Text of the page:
'Why did you call your winery Amphora,' I ask, as he guides us into his tiny cellar. 'Did you study Latin at school?'

'I barely finished high school,' he laughs. 'A few years ago I took some pottery clases. One of our assignments was to copy an ancient form of vase. I saw some amphoras in a book and fell in love with their shapes.' Rick gestures towards a wall covered with photos, mostly of pretty young girls in shorts treading grapes, their legs stained pink. (You can read a fun article about the female treading HERE)

Among the photos of pink-thighed girls are some photos of various amphoras he's made. I can see now they're not ancient because they are finished with an attractive marbled glaze. Ancient amphoras were never glazed, as far as I know, because they had to breathe.

His cellar or cave (say it with a French accent) is a cramped space with a wooden counter on one side and dozens of oak barrels the other. Each barrel seems to have a different provenance; I notice one from Hungary. Crowded along the wooden counter are his five wines: a spicy, purple Zinfandel, a beefy Cabernet Sauvignon, an indecently earthy Merlot, a seductive Syrah and an irresistable Petite Sirah. You are supposed to just sip a little of the wine when you are tasting, and then toss the rest into a 'spit bucket'. At Amphora Winery we see no spit bucket. Rick is drinking along with the rest of us. When he wants to try another wine he just chucks his dregs out the doorway, towards the couples sitting at the picnic table.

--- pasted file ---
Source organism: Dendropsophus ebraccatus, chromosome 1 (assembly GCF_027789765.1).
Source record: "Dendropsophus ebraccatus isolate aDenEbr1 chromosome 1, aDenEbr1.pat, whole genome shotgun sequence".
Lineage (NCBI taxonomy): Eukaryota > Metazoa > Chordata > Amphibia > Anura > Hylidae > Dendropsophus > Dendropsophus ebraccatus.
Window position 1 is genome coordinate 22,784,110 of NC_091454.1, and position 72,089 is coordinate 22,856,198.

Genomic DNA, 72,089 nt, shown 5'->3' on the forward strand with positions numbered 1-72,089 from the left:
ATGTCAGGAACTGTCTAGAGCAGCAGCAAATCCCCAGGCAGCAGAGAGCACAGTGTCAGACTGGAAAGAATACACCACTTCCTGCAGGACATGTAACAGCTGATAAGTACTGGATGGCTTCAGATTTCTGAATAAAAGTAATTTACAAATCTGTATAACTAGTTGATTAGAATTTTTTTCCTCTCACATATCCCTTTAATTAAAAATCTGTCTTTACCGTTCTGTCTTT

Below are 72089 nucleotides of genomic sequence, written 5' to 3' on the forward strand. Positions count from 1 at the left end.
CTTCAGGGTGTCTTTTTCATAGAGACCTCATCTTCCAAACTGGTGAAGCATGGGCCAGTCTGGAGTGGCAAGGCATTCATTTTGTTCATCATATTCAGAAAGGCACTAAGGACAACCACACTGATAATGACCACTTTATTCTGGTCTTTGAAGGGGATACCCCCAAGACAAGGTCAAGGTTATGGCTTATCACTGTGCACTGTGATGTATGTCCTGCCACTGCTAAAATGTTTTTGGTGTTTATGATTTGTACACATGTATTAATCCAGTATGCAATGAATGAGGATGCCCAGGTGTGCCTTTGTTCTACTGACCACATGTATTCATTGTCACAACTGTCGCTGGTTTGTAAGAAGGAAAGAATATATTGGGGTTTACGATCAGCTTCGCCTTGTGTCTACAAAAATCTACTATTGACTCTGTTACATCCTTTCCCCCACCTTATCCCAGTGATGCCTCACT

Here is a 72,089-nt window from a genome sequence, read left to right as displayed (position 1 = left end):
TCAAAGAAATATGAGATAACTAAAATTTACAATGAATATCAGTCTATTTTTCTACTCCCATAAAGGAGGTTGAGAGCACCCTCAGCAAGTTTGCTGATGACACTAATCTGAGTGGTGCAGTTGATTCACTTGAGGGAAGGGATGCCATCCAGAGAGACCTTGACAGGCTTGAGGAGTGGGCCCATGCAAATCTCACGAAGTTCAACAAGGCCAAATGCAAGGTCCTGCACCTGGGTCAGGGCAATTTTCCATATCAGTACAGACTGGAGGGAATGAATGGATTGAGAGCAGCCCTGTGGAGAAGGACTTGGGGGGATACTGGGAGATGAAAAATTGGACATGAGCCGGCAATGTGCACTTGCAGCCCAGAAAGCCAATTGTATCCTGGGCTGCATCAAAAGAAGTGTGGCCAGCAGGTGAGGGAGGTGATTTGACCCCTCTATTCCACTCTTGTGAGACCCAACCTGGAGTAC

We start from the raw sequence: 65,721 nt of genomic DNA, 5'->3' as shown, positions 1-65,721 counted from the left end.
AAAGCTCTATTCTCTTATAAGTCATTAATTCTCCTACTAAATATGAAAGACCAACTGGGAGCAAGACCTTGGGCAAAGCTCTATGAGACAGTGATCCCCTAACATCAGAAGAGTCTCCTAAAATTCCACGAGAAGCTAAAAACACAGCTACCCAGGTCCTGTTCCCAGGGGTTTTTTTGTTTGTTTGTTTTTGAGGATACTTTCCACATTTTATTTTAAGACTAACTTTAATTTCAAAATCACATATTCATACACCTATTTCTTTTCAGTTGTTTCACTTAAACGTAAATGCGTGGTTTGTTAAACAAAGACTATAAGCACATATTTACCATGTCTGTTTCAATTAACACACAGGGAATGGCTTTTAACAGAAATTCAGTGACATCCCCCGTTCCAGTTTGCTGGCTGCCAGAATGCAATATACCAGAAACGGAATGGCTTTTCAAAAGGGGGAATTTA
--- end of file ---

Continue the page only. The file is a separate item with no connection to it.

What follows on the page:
Rick's wines really are fabulous. They have something different about them. Later on we discover what the secret ingredient is: Rick Hutchinson. When we move up a dusty slope to another shed to taste from the barrels of wine from the 2004 harvest, Rick dips a hollow glass tube into the barrel, sucks on it until it is full of purple wine, then siphons a little off into each of our glasses. He sips from his own glass before pouring the extra back into the barrel! 'Never mind,' he grins. 'Human pathogens don't survive fermenting wine.' He is telling us stories and flirting with some pretty girls who have just arrived and he has us in stitches. 'This 2004 Zinfandel,' he says, 'is like a high-school student who has just graduated but hasn't yet decided where to go to University. It still has its whole life ahead of it and it's not quite sure how it will develop.'

This naturally brings us to a discussion of the film Sideways which is bound to come up. 'I didn't particularly like the film,' admits Rick, 'but I loved the seduction scene on the porch, where Miles and Maya are discussing wine. I've played both parts. I especially like what Maya says about how wine is always developing and changing...'

Then Rick leaves us to attend to some very pretty women, one of whom has a chihuahua in her purse. He really reminds me of a satyr, a grinning cheerful bon vivant who especially loves women and wine. Earlier, he had told us about seven beautiful undergraduates from Berkeley who came to tread grapes for him one afternoon and became so enthusiastic that they shed every stitch of clothing. Later, as a thank-you present to Rick, they painted their naked bodies and rolled on giant sheets of artist's paper. This image will become the label for Rick's latest wine, Seven Sisters, under his new Kylix trademark. I can't wait to see that one.

Believe it or not, I haven't told you the best bits about Rick Hutchinson; he's definitely going to be a character in a future book and I wouldn't want to spoil it for you!

P.S. You can find out more about Amphora Winery at